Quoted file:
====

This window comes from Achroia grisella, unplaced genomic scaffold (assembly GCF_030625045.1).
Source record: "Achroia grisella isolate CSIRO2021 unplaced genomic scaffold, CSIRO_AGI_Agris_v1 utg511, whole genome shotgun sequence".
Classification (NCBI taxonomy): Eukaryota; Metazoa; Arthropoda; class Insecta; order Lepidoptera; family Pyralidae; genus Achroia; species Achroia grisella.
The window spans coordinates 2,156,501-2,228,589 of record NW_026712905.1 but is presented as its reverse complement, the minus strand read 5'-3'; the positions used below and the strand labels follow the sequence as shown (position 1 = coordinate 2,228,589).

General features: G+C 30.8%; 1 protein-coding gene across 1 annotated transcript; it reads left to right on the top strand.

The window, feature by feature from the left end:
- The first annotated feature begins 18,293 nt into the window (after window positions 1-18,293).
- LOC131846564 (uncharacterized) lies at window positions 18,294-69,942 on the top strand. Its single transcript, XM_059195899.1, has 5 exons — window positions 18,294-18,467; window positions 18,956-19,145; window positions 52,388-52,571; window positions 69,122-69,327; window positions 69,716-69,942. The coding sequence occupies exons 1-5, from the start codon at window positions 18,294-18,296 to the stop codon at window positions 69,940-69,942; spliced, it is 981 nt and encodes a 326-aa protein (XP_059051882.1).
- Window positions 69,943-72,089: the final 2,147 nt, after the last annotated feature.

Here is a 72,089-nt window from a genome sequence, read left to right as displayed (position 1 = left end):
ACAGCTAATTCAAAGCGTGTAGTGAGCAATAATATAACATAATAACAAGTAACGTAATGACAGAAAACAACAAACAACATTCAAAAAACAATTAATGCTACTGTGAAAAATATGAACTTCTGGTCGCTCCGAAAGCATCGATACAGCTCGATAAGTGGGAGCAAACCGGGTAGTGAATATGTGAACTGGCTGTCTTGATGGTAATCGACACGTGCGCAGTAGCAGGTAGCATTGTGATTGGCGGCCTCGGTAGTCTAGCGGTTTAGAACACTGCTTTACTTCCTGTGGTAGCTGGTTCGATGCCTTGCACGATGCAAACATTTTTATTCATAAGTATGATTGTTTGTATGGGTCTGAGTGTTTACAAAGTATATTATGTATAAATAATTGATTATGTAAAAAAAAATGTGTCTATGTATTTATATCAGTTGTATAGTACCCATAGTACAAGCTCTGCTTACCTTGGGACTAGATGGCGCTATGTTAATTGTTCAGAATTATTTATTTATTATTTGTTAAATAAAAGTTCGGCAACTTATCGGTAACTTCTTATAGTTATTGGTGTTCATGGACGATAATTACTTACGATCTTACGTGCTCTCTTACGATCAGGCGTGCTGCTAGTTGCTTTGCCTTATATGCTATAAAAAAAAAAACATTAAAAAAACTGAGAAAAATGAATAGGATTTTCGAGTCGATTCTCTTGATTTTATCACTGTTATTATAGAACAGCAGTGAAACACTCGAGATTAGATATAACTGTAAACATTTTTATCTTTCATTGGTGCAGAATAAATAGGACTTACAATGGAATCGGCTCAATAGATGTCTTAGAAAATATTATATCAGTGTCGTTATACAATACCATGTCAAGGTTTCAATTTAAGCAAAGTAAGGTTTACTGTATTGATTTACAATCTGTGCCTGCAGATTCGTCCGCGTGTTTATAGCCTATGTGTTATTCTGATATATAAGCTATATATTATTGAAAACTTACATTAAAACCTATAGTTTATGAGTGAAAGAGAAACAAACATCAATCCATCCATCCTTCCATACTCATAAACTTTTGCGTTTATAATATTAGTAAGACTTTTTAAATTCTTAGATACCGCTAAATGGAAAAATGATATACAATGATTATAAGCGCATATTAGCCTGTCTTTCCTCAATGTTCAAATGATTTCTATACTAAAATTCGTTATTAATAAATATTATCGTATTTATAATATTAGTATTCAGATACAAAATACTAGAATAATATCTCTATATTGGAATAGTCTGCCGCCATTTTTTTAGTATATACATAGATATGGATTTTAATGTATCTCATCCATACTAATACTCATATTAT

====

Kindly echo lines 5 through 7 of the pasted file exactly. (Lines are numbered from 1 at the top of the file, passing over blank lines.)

General features: G+C 30.8%; 1 protein-coding gene across 1 annotated transcript; it reads left to right on the top strand.

The window, feature by feature from the left end:
- The first annotated feature begins 18,293 nt into the window (after window positions 1-18,293).